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Development of Design Guidelines for J-Turn Intersections

Description:

In a typical J-Turn intersection, also known as a Restricted Crossing U-Turn (RCUT) intersection, vehicles turning left from the minor road onto the highway must first turn right and then make a U-turn to complete the maneuver. The American Association of State Highway and Transportation Officials (AASHTO) Green Book contains guidelines for some of the components that are typically used in a J-Turn intersection such as auxiliary lanes but does not present guidance for the design of these components in the context of a J-Turn intersection. The interaction between design elements such as acceleration and deceleration lane lengths, median width, pavement markings, and signage is an important consideration in the development of an effective J-Turn intersection design. In addition, there is a need for effective pavement markings and signage because many drivers are not familiar with the proper way to navigate J-Turn intersections. In order to promote the implementation of J-Turn intersections and enhance their performance, there is a need for a comprehensive set of design guidelines that take into consideration the unique characteristics and interactions of design elements at J-Turn intersections and for recommendations regarding conditions under which implementation of a J-Turn intersection could be beneficial.

Objective:

The objective of this research is to produce a set of proposed guidelines to aid practitioners in the design of J-Turn intersections.

Benefits:

Previous studies have demonstrated the benefits of J-Turn intersections. The development of design guidelines for J-Turn intersections would further enhance these benefits by promoting standard practices that improve their performance and by providing recommendations regarding conditions for their use. Since some agencies may currently be reluctant to implement J-Turn intersections due to a lack of design guidance, the development of such guidance would facilitate more widespread implementation of J-Turn intersections. In addition, development of guidance for signage and striping at J-Turn intersections could help to reduce confusion for drivers who are not familiar with the proper way to navigate through a J-Turn intersection and could lead to greater public acceptance of this innovative design.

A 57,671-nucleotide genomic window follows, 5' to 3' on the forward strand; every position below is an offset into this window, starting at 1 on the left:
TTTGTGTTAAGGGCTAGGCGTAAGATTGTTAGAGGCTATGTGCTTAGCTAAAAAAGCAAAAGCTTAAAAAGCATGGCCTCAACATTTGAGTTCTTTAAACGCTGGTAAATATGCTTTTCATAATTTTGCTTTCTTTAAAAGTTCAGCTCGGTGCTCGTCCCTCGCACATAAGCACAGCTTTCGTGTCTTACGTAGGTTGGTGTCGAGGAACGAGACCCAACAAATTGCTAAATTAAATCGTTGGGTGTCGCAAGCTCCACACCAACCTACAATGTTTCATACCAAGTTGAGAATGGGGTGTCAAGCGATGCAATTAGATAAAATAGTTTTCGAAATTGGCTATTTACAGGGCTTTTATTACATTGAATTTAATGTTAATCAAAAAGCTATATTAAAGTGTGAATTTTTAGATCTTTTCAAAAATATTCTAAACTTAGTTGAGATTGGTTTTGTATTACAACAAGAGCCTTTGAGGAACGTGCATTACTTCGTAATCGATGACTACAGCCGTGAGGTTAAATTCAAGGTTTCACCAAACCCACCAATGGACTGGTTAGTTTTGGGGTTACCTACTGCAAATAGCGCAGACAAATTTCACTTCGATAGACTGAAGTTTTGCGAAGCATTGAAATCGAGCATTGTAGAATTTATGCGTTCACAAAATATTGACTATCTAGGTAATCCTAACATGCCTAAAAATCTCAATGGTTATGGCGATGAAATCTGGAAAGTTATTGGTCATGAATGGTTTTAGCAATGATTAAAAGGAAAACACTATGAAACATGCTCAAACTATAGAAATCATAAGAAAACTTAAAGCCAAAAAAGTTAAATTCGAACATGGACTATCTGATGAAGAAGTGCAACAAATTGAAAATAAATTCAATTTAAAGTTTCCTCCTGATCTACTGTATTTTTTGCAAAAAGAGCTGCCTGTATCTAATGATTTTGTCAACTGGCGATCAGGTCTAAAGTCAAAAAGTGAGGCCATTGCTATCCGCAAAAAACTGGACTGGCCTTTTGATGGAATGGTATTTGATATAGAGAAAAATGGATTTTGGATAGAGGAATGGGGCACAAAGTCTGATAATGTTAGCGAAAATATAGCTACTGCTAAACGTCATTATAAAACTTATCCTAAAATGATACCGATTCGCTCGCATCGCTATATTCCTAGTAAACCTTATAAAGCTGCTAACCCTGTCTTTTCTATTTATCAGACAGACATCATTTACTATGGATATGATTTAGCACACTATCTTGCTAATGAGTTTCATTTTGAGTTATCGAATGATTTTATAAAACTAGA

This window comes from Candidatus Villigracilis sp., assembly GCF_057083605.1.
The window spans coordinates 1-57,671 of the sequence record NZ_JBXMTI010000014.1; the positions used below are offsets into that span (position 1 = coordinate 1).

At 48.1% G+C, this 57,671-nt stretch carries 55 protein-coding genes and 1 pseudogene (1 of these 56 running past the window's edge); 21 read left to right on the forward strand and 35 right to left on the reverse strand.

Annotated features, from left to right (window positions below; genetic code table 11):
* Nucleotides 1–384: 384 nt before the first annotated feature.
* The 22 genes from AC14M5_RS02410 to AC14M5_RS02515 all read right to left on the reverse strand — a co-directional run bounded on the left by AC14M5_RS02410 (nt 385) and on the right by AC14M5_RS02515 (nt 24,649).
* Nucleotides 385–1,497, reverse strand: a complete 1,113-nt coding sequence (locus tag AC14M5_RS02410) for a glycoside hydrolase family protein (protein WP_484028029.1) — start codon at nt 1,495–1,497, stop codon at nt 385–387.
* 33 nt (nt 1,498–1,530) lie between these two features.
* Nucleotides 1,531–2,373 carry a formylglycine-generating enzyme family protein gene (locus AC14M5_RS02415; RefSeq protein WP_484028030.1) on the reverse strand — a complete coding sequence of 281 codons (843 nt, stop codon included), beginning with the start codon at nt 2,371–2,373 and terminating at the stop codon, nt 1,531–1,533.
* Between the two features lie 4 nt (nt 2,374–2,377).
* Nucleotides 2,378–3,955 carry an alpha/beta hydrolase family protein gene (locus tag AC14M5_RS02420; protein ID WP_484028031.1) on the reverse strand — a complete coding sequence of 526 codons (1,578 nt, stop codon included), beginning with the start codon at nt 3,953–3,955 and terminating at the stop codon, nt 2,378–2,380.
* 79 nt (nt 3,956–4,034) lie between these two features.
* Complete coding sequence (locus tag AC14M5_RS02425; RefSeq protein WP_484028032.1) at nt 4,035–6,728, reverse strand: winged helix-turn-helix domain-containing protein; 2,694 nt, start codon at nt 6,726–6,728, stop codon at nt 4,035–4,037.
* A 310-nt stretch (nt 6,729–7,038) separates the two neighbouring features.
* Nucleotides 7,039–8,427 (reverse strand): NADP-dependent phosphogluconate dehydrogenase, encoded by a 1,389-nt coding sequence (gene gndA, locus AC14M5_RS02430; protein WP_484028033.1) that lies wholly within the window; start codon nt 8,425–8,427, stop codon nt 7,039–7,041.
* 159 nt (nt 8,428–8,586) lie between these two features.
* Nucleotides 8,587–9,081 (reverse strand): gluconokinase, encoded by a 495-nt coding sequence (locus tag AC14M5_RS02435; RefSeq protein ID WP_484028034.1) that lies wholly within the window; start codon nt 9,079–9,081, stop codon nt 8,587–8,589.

Related Research:

Several studies in states such as Missouri1 and North Carolina2 have investigated the operational and safety performance of J-Turn intersections. These studies have utilized measures such as travel times, acceleration lane usage, traffic conflicts, and crashes to evaluate the performance of J-Turn intersections and compare them to conventional two-way stop controlled (TWSC) intersections. Although these studies have demonstrated the benefits of J-Turn intersections, they have not looked at the development of design guidance for these innovative intersections.

The AASHTO Green Book provides design guidance for some of the components of J-Turn intersections. For example, guidelines for auxiliary lane width and deceleration lane width are included in Chapter 9 of the Green Book which pertains to intersections. Design recommendations for acceleration lane lengths are presented in Chapter 10 on interchanges. The guidelines for these components in the Green Book are not presented in the context of J-Turn intersections.

Some additional information for J-Turn intersections is provided in other resources as well. The Alternative Intersections And Interchanges Informational Report from FHWA in 2009 includes guidance regarding the crossover spacing for J-turns. NCHRP Report 650 includes case studies for J-Turn intersections and other rural expressway intersection safety treatments along with recommendations for future research. The report recommends that design guidance for J-Turn intersections should be included in future updates of the AASHTO Green Book. The report also indicates that many state transportation agencies are not implementing J-Turn intersections because of the lack of design guidance.

1 Edara, P., Sun, C. and Breslow, S. (2014). Evaluation of J-turn Intersection Design Performance in Missouri, Final Report, MoDOT, Project: TRyy1304. Available at http://library.modot.mo.gov/RDT/reports/TRyy1304/cmr14-005.pdf.

2 Hummer, J.E., Haley, R.L., Ott, S.E., Foyle, R.S., and Cunningham, C.M. (2010). Superstreet Benefits and Capacities, Final Report, NCDOT, Project: 2009-06.

Sponsoring Committee:AKD10, Performance Effects on Geometric Design
Research Period:12 - 24 months
RNS Developer:Henry Brown, Praveen Edara, Carlos Sun, Larry F. Sutherland
Source Info:Problem statement developed as a result of the Safety Effects of Geometric Design Decisions Workshop at the 2013 mid-year meeting of TRB Committees AFB10 (Geometric Design) and AHB65 (Operational Effects of Geometrics), in conjunction with the AASHTO Technical Committee on Geometric Design.
Date Posted:07/07/2014
Date Modified:07/15/2014
Index Terms:Intersections, Highway design, Guidelines, AASHTO Green Book, Turning traffic, Road markings, Traffic safety,
Cosponsoring Committees: 
Subjects    
Highways
Design
Operations and Traffic Management
Safety and Human Factors

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